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Compartment Syndrome Print E-mail

Dr. Kennedy A compartment syndrome is any condition in which there is swelling and an increase in pressure within a limited space (a compartment) that presses on and compromises blood vessels, nerves, and/or tendons that run through that compartment. Hence, the function of tissue within that compartment is compromised. Compartment syndromes usually involve the leg but can also occur in the forearm, arm, thigh, shoulder, and buttock. Some of the causes of increased pressure in compartment syndromes are trauma (for example, a fracture), too-tight wound dressings or casts, hemorrhage (bleeding) into the compartment, or inflammation (carpal tunnel syndrome, for example). Symptoms of a compartment syndrome include numbness, tingling, pain or loss of movement in an extremity. Sequelae (the lasting effects) can include nerve compression, paralysis, contracture or even death. Treatment is to relieve the pressure; if symptoms are severe or prolonged, surgery may be needed. A very common compartment syndrome is the carpal tunnel syndrome.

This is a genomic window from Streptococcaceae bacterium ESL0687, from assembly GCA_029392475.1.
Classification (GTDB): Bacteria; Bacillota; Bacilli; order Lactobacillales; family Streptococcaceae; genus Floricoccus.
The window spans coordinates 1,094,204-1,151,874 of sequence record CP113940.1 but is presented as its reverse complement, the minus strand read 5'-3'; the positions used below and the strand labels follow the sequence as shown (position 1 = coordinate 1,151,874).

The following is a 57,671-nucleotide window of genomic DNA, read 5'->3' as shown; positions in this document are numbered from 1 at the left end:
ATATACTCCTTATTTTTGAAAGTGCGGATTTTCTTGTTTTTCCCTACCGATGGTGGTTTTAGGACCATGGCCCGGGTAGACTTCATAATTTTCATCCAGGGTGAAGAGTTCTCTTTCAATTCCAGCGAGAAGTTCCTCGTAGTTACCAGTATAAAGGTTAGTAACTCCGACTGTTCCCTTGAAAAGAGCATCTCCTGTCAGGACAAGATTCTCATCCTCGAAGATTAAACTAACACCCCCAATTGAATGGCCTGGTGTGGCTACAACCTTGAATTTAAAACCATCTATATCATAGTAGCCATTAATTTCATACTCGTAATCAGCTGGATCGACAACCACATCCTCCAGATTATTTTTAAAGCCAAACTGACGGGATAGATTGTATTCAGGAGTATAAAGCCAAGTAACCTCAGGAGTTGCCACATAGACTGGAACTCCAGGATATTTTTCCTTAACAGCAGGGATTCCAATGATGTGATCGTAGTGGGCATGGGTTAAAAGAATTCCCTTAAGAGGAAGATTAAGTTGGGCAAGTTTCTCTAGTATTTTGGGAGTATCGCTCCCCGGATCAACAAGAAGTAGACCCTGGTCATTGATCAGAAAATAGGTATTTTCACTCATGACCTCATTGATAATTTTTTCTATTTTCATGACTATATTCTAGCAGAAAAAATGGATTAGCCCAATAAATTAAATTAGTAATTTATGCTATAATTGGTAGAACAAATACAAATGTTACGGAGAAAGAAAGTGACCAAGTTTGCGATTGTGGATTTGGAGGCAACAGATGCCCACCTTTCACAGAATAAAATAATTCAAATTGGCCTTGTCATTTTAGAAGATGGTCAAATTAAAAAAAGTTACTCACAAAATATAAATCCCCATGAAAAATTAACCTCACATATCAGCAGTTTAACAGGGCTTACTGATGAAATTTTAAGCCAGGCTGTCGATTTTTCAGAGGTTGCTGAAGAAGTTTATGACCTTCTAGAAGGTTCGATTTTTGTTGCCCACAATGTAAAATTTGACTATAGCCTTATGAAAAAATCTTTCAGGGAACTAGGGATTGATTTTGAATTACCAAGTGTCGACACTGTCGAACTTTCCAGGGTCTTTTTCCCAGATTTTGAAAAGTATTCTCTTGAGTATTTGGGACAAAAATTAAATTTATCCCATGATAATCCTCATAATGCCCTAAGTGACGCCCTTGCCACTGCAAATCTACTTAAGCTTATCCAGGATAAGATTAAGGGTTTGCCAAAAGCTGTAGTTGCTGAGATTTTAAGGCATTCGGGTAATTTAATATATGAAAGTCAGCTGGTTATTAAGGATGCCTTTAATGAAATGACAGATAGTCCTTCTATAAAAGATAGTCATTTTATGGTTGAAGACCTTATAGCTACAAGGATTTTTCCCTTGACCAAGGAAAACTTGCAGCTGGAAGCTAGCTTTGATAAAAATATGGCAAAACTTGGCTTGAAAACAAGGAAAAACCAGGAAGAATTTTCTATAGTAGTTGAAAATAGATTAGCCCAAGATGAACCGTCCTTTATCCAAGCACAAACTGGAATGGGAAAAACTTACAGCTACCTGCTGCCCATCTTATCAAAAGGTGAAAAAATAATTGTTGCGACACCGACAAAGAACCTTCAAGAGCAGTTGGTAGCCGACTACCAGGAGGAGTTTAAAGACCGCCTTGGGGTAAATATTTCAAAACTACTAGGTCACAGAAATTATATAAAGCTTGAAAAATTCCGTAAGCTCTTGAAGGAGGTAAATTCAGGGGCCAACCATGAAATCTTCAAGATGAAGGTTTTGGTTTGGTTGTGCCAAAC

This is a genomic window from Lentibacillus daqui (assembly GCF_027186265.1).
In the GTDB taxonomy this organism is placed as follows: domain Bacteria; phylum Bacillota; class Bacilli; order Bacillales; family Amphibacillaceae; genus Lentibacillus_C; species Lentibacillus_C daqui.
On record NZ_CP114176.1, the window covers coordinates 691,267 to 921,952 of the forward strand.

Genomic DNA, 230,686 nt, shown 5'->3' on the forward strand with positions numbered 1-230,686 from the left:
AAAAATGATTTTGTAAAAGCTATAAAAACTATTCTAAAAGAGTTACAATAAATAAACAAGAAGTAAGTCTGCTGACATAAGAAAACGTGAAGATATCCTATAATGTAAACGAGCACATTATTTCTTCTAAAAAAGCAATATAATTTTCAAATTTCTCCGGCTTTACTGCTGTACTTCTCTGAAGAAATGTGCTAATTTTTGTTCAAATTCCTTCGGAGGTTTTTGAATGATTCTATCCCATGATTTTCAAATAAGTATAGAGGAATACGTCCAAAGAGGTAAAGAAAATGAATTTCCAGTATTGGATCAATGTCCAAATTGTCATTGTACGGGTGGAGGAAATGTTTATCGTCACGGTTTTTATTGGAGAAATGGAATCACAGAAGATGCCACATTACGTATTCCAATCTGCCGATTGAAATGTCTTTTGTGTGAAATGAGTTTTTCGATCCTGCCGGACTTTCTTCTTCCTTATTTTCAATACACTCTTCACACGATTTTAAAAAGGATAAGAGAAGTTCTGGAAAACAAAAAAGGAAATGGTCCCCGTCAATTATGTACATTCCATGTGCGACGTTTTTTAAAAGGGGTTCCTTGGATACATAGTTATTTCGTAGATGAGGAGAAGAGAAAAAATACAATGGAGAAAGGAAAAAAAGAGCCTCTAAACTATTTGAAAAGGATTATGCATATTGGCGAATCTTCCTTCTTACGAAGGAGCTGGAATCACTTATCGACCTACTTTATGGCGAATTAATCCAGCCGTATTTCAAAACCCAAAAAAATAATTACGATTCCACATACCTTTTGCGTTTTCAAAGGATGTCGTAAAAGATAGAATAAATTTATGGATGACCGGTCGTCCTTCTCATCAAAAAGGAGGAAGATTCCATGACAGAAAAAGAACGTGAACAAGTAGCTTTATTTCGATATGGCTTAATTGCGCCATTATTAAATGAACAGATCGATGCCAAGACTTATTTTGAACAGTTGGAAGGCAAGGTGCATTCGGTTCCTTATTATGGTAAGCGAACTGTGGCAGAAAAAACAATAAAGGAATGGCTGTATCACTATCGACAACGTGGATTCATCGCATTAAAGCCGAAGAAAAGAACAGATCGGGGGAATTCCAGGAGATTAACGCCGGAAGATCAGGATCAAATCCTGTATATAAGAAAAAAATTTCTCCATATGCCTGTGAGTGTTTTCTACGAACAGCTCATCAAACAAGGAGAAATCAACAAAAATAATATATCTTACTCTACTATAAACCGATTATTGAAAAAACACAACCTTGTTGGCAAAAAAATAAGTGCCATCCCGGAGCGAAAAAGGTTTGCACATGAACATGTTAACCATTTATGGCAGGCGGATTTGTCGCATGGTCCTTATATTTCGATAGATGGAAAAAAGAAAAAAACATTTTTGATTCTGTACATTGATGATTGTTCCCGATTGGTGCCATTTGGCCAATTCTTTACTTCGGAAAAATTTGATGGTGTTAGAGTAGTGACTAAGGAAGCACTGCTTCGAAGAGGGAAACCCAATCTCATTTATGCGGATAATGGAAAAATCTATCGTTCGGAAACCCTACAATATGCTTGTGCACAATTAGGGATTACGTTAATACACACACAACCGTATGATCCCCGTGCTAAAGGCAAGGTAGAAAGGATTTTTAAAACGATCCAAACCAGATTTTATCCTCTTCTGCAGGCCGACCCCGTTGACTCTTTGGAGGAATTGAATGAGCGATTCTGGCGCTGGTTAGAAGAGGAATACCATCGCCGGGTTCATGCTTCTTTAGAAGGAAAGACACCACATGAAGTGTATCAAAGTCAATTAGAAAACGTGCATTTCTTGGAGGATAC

The information in this article is not meant to be medical advice.�Treatment for a medical condition should come at the recommendation of your personal physician.

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